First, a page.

Voice of the Nation Ensemble/ WA Jazz Orchestra
Perth Concert Hall
REVIEW NEVILLE COHN
Decades ago, several nights a week, in a bleak warehouse in Cape Town, I'd moonlight as repetiteur for a remarkable choir - the Eoan Group. Because of apartheid, the so-called coloured people were barred from the city's magnificently appointed, whites-only, opera house. They could neither attend performances nor take part in them.
Joseph Manca, a visionary choral trainer, would preside over innumerable rehearsals of the Eoan Group's choir - and the end result, more often than not, was hackle-raisingly fine.
So I listened with especial care to Cape Town's rainbow choral group, Voice of the Nation Ensemble. How had this multiracial ensemble fared, I wondered, under South Africa's now-democratic dispensation? Would it have the same thrilling intensity and precision of the Eoan choir during those apartheid years?
In a generous program, the peak of the evening lay securely in the keeping of Duke Ellington. In extracts from his too-rarely-heard Sacred Concerts, the choir, in ensemble with the WA Youth Jazz Orchestra, was at its most disciplined.
Here, choral subtlety and quietness were as meaningful as more robust utterances. Freedom, in particular, was profoundly moving, especially in hushed moments. Conductor Mace Francis presided over an in-form WAYJO with Gabriel Fatin, in particular, doing wonders at the piano in stylistic terms. The trumpeters were beyond reproach, too, as were vocal soloists Aaron Malone and Bronwynn Sprogowski.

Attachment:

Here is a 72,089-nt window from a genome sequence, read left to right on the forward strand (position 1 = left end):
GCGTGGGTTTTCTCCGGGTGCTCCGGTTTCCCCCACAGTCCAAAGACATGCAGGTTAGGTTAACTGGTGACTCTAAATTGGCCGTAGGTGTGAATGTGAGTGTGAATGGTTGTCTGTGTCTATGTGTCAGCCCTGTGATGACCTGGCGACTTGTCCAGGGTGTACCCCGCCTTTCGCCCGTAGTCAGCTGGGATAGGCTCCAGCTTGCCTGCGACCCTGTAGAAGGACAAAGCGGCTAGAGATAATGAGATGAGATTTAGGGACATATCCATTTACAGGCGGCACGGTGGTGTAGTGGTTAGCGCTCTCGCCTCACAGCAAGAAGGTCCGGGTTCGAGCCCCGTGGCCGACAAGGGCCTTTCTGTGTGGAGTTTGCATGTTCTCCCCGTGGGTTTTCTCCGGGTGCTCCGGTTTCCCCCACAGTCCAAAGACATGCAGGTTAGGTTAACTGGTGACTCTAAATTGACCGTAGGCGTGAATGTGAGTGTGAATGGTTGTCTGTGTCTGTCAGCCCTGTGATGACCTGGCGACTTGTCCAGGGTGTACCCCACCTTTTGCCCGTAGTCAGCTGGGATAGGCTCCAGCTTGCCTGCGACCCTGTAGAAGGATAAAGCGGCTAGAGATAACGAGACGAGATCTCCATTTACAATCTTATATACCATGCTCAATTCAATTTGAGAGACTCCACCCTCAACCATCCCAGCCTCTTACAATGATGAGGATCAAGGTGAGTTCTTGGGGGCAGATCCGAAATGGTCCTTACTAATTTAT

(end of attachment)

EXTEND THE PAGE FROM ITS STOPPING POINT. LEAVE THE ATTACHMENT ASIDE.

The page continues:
For Ellington's work, the women choristers wore grey satin gowns with beige trim but in the first half appeared in blue or mauve tops with colourful floral skirts. In a selection of spirituals and African hymns, the choristers not only sang with an often moving expressiveness but, particularly in more robust numbers, entered physically into the spirit of the music by dancing on the spot.
Swaying, bobbing, weaving and handclapping with a compelling intensity, the choristers did themselves proud. This was powerful stuff to which the audience responded with gales of applause.
Hallelujah Medley, drawing inspiration from Handel's Messiah, brought the house down, as did Verdi's Va Pensiero. In this essay on displacement and disempowerment, the choir unerringly took up an interpretative position at the emotional epicentre of the piece. The other opera choruses, while never less than satisfactory, were not as persuasive as one might have hoped. And there was some hardness of tone in the piano accompaniments in the first half, as well as some tonal distortion when male voices were at their loudest.